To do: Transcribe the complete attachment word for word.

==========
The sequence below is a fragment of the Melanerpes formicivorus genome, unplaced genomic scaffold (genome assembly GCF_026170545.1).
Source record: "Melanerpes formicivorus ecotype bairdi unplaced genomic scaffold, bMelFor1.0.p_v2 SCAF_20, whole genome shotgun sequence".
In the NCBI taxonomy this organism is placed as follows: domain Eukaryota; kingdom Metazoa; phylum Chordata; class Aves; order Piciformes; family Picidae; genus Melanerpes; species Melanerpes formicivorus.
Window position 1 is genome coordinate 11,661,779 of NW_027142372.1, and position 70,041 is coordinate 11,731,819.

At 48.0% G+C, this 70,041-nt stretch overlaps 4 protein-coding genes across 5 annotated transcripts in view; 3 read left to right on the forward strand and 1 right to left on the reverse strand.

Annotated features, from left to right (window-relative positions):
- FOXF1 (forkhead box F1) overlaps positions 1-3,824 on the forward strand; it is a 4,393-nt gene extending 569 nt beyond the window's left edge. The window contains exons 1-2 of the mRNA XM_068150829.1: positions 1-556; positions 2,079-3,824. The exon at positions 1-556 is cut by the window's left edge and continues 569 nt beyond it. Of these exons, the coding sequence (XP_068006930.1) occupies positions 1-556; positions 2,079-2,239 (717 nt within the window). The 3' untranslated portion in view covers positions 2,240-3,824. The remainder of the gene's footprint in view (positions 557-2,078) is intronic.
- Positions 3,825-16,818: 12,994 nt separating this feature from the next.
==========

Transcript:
The sequence below is a fragment of the Melanerpes formicivorus genome, unplaced genomic scaffold (genome assembly GCF_026170545.1).
Source record: "Melanerpes formicivorus ecotype bairdi unplaced genomic scaffold, bMelFor1.0.p_v2 SCAF_20, whole genome shotgun sequence".
In the NCBI taxonomy this organism is placed as follows: domain Eukaryota; kingdom Metazoa; phylum Chordata; class Aves; order Piciformes; family Picidae; genus Melanerpes; species Melanerpes formicivorus.
Window position 1 is genome coordinate 11,661,779 of NW_027142372.1, and position 70,041 is coordinate 11,731,819.

At 48.0% G+C, this 70,041-nt stretch overlaps 4 protein-coding genes across 5 annotated transcripts in view; 3 read left to right on the forward strand and 1 right to left on the reverse strand.

Annotated features, from left to right (window-relative positions):
- FOXF1 (forkhead box F1) overlaps positions 1-3,824 on the forward strand; it is a 4,393-nt gene extending 569 nt beyond the window's left edge. The window contains exons 1-2 of the mRNA XM_068150829.1: positions 1-556; positions 2,079-3,824. The exon at positions 1-556 is cut by the window's left edge and continues 569 nt beyond it. Of these exons, the coding sequence (XP_068006930.1) occupies positions 1-556; positions 2,079-2,239 (717 nt within the window). The 3' untranslated portion in view covers positions 2,240-3,824. The remainder of the gene's footprint in view (positions 557-2,078) is intronic.
- Positions 3,825-16,818: 12,994 nt separating this feature from the next.